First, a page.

What John Kerry and Russian President Vladimir Putin Will Discuss on Tuesday

Ukraine crisis to top agenda, but Syria and Iran nuclear talks also figure in.

May 11, 2015, 6:55 PM
PHOTO: Russian President Vladimir Putin holds a photograph of his father in his naval uniform as he shakes hands with people during the the commemoration of the 70th anniversary of victory over Nazi Germany, Moscow, Russia, May 9, 2015.
Russian President Vladimir Putin holds a photograph of his father in his naval uniform as he shakes hands with people during the the commemoration of the 70th anniversary of victory over Nazi Germany, Moscow, Russia, May 9, 2015.
Alexei Druzhinin/RIA Novosti via AP Photo

— -- What a difference a year makes.

In February 2014, the world's attention was focused on the Winter Olympics in Sochi, Russia, and on Russia's effort to pull off a successful spectacle. But just days after the Olympics ended, the attention remained on Russia as Russian troops moved into the Crimea region to seize it from Ukraine's military. The subsequent annexation of Crimea and continued Russian involvement in eastern Ukraine have brought Russia's relationship with the West to its lowest point since the end of the Cold War.

On Tuesday, Sochi will be the site of a meeting between Secretary of State John Kerry and Russian President Vladimir Putin, part of Kerry's first visit to Russia in two years, according to the State Department. Acting State Department spokeswoman Marie Harf said the meeting was "confirmed," though Putin's top spokesman told a Russian radio station earlier Monday that no decision had been made yet about a meeting between the two.

"This trip is part of our ongoing effort to maintain direct lines of communication with senior Russian officials and to ensure U.S. views are clearly conveyed," Harf said in a statement announcing Kerry's trip and his meeting with Putin.

While Ukraine will be "a huge topic of conversation" between Kerry and Putin, Harf said the talks will also center on other diplomatic issues where the U.S and Russia have continued to work together.

That includes the nuclear talks with Iran, an issue where Harf has described Russia as being "in lock step" with the U.S. and working towards a negotiated end to the Syrian civil war. But she said Kerry's meeting with Putin will also be an opportunity "to discuss ones where we very strongly disagree, like Ukraine."


The United States and the international community have continued to put pressure on Russia to step back its involvement in eastern Ukraine. The State Department has repeatedly accused Russia and Russian separatists of having violated a ceasefire in eastern Ukraine.

Recently, American defense officials have said the Russian-supported separatists are using the cover of the Minsk agreement to regenerate forces for another offensive against Ukrainian forces. Russia has fired back, accusing the Ukrainian government of also violating the agreement and criticized the U.S. for meddling in the region.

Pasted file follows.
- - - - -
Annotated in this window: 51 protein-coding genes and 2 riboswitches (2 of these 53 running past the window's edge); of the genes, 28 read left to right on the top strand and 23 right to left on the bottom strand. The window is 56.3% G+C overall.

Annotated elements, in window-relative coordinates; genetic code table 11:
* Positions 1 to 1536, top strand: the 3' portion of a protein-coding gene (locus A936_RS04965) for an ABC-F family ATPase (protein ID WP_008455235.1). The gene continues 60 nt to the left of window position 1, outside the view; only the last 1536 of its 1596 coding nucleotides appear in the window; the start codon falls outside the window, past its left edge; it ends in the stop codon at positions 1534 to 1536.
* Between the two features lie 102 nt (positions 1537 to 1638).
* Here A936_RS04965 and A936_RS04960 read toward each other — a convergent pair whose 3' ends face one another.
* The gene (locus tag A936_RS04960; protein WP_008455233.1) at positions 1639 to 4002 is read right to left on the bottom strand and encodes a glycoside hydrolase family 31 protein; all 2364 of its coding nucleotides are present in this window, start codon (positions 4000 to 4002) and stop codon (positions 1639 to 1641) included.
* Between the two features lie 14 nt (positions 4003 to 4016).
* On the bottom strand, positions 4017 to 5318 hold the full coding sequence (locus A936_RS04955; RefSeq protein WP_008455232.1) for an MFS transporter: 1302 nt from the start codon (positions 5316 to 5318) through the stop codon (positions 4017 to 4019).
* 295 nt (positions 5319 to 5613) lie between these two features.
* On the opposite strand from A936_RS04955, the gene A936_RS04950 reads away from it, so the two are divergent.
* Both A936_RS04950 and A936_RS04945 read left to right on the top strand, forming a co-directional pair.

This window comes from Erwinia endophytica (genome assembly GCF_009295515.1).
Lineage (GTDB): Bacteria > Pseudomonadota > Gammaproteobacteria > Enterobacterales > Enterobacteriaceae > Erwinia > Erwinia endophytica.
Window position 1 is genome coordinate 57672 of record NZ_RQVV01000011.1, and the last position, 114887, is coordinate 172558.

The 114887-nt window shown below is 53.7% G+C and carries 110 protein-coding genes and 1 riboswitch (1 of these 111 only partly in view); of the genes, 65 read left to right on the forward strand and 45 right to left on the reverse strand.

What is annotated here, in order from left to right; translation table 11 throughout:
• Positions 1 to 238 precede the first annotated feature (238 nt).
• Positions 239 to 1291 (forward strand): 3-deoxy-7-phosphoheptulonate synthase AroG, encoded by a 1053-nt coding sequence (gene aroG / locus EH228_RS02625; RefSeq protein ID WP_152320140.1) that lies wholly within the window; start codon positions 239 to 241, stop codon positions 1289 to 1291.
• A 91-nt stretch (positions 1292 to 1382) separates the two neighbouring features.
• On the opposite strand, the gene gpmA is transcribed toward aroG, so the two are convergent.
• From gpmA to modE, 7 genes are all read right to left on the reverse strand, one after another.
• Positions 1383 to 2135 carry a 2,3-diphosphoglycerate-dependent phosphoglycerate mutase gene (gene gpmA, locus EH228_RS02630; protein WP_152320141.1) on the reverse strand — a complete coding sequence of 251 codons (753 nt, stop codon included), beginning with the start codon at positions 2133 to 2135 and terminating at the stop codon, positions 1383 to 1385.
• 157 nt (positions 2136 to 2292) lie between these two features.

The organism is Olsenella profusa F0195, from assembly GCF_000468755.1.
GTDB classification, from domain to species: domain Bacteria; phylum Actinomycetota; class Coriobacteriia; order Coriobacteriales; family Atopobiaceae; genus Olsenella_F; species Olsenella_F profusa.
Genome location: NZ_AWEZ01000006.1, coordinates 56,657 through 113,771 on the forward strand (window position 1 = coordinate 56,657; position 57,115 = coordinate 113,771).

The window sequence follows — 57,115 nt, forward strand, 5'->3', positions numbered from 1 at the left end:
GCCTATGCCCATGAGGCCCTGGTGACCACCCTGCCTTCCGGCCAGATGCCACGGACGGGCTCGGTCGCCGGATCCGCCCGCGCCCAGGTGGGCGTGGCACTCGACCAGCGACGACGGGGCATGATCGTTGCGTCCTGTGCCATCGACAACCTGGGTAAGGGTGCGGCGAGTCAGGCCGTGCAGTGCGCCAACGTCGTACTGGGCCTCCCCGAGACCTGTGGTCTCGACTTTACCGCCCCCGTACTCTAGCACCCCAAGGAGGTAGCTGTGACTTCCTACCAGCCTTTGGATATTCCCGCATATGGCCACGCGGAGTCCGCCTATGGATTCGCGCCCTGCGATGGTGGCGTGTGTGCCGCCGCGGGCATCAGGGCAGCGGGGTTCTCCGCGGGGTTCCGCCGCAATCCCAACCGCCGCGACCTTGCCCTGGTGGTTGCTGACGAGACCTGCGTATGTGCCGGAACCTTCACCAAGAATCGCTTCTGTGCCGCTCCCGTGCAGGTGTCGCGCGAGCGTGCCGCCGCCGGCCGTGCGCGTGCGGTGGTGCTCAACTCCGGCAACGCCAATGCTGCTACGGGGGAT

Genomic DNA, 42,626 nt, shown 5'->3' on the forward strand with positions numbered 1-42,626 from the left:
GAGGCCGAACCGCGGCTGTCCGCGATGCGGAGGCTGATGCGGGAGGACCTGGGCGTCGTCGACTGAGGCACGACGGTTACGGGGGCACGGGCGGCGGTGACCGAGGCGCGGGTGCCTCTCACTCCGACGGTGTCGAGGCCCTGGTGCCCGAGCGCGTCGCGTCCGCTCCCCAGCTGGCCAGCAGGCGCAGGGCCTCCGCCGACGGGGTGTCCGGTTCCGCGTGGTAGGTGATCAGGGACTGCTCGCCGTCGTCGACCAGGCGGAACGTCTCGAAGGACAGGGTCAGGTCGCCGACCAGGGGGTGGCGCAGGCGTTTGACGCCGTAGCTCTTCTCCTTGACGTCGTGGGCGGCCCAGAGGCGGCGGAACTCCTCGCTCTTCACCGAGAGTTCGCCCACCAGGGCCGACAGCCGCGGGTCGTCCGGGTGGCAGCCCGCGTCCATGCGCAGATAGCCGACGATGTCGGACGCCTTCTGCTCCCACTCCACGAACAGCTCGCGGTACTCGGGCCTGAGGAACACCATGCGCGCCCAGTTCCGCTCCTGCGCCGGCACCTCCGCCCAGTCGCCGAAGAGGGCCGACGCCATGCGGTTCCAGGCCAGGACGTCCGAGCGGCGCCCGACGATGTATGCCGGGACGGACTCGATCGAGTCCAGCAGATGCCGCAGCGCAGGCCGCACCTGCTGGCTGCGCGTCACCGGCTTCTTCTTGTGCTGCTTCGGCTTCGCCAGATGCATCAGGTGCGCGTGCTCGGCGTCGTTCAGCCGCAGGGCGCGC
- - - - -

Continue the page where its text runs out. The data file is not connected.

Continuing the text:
"We've seen statements like this from the Russians repeatedly," Harf said on Monday. "We've made clear what has happened here and that the Russians are the ones who are responsible for deescalating and pulling back. We only took actions in response to their actions."

The Russians are hinting that Kerry's visit will "serve to normalize bilateral relations" between the two countries.

Harf thought that term did not apply, but said the opportunity to discuss areas of disagreement was worthwhile.

"Just because you strongly disagree with what a country is doing doesn't mean you shouldn't meet with them. In fact, it actually means you should to try and make progress," said Harf.


The civil war in Syria has raged for more than four years with estimates that 210,000 Syrians have died in the conflict.

Both the United States and Russia have worked towards a negotiated resolution of the war in Syria, though that has proven elusive. One bright spot was that both countries were able to finalize an agreement that resulted in Syria turning over its chemical weapons to the United Nations. Last February, the U.S. and Russia sponsored peace talks in Geneva between the Assad regime and opposition groups that quickly fell apart as both sides bickered about what the talks should focus on. The Assad regime wanted the talks to focus on combating terrorism while the opposition wanted Assad's removal from power.

"Secretary Kerry and the team have long been thinking through ways to get back to a diplomatic process here when it comes to a Geneva-like scenario where we get the parties to the table and where we can actually make progress towards a political transition in Syria," said Harf on Monday. "We've certainly felt very strongly that we need to get back to that kind of political dialogue at some point, given where we are."

But a complicating factor towards renewing talks is the weakened position of the moderate Syrian opposition who have suffered defeats on the battlefield to extremist groups like ISIS and the Al Nusra Front. Meanwhile, Assad may be less inclined to participate in talks as he continues to receive support from Iran and Hezbollah.


The U.S. and Russia have been working towards a nuclear deal with Iran, but final details still need to be worked out by the end of June -- particularly the daylight between American and Iranian interpretations of the deal that was worked out in Switzerland, specifically as it relates to sanctions relief for Iran. Just days after that deal was announced, Vladimir Putin lifted the ban on the sale of the advanced Russian S-300 air defense system to Iran. The move was criticized by the Obama administration but not seen as a deal-breaker for the talks. The administration has had a tough time selling the deal to its Arab partners in the region who are wary of Iran's support for Houthi rebels in the region.

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